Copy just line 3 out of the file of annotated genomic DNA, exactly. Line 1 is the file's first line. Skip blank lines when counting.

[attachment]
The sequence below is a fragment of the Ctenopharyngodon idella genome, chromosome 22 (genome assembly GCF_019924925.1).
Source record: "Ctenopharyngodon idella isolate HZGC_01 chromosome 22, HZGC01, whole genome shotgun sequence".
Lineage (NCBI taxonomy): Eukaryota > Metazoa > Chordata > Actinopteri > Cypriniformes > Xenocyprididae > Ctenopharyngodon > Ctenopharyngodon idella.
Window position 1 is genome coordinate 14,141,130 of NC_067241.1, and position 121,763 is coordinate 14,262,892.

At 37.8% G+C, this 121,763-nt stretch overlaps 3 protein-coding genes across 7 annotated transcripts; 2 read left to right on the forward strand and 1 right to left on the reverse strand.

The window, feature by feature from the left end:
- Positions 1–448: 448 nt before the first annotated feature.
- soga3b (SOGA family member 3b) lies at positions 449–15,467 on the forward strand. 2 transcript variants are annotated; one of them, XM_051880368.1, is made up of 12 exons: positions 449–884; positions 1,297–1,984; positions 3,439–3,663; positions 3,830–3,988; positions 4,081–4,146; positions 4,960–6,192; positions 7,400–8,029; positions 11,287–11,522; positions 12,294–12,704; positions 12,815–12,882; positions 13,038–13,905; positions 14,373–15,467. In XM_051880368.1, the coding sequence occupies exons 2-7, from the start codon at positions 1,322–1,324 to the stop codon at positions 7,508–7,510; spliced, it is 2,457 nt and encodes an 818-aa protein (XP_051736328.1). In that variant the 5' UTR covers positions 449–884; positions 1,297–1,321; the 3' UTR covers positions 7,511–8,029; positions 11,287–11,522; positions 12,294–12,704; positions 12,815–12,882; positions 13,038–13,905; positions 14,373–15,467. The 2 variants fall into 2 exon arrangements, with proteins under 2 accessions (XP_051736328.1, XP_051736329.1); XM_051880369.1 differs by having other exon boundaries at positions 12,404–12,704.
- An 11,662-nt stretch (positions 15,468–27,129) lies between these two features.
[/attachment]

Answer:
Lineage (NCBI taxonomy): Eukaryota > Metazoa > Chordata > Actinopteri > Cypriniformes > Xenocyprididae > Ctenopharyngodon > Ctenopharyngodon idella.